But what if you want to knit that paper pattern you just bought from a flea market?
Skiff Vintage also has a book specifically on re-sizing vintage patterns coming out in January 2013.
If you were just looking for something similar, this would be a good bet and already comes in 3 bust sizes. To make it more like the one above, raise the neckline and knit it in a fingering weight wool instead of alpaca.
|Bows, Bows and more Bows!|
Phinney (from Berroco) would be a great place to start, simply adding yarn overs evenly across the yoke to allow ribbons to threaded through. Shorten the body and make the waist ribbing deeper and you have a really good match. Don’t forget some shoulder pads.
I think Phinney is a great place to look to reproduce a lot those 1940’s jumpers with motifs across the front – I know i’m thinking about it.
While the pattern calls for a worsted yarn, its not a tricky process to rework the gauge.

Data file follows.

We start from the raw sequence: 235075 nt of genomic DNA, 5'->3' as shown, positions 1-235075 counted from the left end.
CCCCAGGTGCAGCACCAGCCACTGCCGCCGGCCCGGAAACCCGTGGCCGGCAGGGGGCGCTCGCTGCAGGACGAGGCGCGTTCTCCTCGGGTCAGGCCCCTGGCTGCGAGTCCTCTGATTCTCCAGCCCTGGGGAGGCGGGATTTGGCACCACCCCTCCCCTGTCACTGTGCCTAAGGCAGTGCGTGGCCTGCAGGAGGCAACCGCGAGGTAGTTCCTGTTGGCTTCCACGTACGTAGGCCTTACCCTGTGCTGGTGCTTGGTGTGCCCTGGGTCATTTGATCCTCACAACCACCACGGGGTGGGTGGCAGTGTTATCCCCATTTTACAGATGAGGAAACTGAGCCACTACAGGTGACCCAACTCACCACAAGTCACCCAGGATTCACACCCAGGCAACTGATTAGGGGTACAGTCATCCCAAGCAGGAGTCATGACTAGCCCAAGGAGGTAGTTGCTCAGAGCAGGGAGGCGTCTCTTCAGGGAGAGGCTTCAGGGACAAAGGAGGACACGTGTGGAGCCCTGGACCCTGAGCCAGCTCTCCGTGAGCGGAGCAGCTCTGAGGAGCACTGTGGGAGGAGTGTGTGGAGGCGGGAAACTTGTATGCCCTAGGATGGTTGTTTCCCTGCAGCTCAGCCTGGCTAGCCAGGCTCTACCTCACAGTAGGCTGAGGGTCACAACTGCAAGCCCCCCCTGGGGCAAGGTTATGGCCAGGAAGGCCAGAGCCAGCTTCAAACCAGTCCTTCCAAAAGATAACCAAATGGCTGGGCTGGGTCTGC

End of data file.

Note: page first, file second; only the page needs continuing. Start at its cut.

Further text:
Once you know what you want to knit or vintage-ify, its just a matter of finding something similar and applying easy design changes to it.
Waist ribbing – don’t skimp! Yes, its boring to knit 3 to 4 inches of ribbing, but it really makes a difference, especially to 30s and 40s patterns.
Embrace your waist – most vintage designs don’t go past the hips, and just sit an inch or two below the waist. Invest in some high waisted skirts or pants to wear your vintage knits.
Puffed short sleeves are easy to add to a contempory knitting pattern. To do – work the sleeve as per the pattern instructions. Work the cast offs for the arm hole, and the decreasing the same . Add 1 or 1.5 inches in sleeve cap height, and cast off as the pattern directs. Gather the sleeve top when you seam it in. This should give you enough fabric to make a nice ‘puff’. The bonus is that if your finished shaping isnt 100% perfect you only have a couple of inches to rip back